Xenopus oocyte maturation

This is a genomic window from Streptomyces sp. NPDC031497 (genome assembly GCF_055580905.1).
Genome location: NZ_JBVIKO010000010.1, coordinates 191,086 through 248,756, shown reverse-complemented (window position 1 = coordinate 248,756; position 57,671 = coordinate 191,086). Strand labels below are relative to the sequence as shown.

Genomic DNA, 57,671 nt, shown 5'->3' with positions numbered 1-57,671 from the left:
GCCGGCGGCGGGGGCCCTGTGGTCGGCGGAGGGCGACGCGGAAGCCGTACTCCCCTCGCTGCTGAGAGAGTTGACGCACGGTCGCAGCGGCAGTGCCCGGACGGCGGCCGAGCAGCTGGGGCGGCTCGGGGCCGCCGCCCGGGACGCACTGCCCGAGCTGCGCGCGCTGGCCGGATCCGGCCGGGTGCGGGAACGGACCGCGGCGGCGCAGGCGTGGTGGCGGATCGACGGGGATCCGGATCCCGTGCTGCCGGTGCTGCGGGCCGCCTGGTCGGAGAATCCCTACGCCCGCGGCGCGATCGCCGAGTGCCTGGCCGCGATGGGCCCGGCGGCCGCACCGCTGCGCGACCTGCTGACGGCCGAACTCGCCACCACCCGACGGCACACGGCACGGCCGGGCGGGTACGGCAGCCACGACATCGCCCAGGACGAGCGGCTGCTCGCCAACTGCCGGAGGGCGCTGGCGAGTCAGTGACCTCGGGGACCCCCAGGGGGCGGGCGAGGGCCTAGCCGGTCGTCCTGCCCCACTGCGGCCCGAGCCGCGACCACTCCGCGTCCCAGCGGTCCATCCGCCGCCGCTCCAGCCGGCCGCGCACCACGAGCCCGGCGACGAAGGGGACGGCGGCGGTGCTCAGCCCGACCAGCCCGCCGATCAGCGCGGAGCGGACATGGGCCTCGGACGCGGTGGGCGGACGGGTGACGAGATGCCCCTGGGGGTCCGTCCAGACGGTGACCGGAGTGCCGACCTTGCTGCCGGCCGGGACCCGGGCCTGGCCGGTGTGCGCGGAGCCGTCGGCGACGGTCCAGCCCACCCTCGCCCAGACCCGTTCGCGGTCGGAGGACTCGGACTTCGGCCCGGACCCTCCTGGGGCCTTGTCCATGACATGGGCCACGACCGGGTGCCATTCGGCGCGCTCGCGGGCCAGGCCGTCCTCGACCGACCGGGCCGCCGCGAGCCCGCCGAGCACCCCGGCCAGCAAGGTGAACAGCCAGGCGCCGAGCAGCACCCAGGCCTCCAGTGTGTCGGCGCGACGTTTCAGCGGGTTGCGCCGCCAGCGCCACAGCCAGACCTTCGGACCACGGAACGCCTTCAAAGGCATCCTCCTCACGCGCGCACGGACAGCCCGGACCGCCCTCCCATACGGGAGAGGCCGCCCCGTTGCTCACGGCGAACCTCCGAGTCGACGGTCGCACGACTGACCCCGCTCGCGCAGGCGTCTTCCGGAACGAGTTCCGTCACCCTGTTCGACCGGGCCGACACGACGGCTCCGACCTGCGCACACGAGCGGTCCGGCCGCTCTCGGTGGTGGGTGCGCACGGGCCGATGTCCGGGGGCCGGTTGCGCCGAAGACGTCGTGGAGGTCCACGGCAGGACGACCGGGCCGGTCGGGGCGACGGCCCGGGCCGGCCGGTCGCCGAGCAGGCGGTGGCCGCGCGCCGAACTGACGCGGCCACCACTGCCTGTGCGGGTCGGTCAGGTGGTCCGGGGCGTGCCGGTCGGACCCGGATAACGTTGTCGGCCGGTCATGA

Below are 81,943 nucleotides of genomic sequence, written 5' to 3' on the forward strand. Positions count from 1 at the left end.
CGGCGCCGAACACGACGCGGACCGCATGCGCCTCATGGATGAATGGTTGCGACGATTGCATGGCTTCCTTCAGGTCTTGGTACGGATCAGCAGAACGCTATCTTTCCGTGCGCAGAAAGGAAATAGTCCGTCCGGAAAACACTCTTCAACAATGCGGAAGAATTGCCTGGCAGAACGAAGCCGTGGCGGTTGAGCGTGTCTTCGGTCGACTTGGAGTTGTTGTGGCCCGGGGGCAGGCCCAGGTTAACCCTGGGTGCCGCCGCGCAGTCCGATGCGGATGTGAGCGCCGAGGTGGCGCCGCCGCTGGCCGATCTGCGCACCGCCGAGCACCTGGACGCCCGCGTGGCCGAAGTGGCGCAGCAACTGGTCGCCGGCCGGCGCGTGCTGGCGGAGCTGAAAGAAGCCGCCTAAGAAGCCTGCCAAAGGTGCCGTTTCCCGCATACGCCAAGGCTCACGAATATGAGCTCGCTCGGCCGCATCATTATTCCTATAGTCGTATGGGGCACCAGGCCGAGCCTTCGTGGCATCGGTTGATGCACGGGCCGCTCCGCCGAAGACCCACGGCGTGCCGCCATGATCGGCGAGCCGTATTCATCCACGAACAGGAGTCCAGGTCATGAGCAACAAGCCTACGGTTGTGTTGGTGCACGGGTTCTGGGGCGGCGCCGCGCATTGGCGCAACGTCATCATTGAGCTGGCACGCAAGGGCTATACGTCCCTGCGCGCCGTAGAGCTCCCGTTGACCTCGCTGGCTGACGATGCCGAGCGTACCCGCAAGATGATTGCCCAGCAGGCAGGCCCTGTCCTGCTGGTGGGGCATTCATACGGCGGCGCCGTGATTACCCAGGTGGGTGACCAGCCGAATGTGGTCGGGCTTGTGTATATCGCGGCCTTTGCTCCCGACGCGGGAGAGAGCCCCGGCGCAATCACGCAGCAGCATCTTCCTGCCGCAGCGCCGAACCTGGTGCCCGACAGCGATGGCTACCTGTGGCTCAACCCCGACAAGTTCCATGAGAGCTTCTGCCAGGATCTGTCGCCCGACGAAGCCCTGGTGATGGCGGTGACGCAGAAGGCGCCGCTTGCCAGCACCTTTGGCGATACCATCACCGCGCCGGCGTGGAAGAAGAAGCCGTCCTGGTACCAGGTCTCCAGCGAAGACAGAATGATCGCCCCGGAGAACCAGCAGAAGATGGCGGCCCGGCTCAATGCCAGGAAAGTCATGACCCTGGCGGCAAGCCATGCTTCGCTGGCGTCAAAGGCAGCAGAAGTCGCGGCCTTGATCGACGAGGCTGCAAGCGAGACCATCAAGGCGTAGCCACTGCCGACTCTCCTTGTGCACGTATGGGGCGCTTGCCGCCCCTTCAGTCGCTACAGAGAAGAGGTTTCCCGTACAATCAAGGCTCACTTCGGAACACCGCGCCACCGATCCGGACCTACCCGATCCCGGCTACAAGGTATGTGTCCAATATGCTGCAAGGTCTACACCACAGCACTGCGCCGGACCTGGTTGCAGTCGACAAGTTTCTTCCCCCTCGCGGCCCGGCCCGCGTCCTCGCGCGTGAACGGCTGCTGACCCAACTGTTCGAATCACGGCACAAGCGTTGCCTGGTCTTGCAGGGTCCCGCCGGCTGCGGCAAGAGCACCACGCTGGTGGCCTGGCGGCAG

From a cell cycle point of view, oocyte maturation has been an interesting system for many years. In the ovary all post vitellogenic oocytes are physiologically arrested in late diplotene at the G2/prophase border in meiosis I. The meiotic genome of the resting oocyte is transcriptionally active, especially for ribosome synthesis, but growth over several months occurs via uptake of vitellogenin from the blood. The oocyte is one of the clearest cases where cell growth is completely uncoupled from the cell cycle. Biochemically the resting oocyte is known to have relatively high activity of both cAMP-dependent protein kinase and p70 S6 kinase (Maller et al 1979, Schwab et al 1999). p70 promotes the translation of mRNAs containing a 5' tract of pyrimidines (5'-TOP), and many of the ribosomal proteins being synthesized during vitellogenesis have 5'-TOP sequences (Amaldi & Pierandrei-Amaldi 1997). The cell cycle quiescence of the resting oocyte is broken by the action of progesterone secreted by the surrounding follicle cells in response to pituitary hormones. The ultimate effect of the steroid is to stimulate progression through meiosis I and II (MI and MII) and arrest as an unfertilized egg. Oocyte maturation can thus be considered the first major transition in early development and results in a cell poised to undergo rapid cycles of DNA synthesis and mitosis in the absence of transcription, fundamentally different processes than those occurring in the oocyte. The conversion ofan oocyte into an egg is an example of a developmental switch triggered by a hormone that acts to alter the cell cycle.

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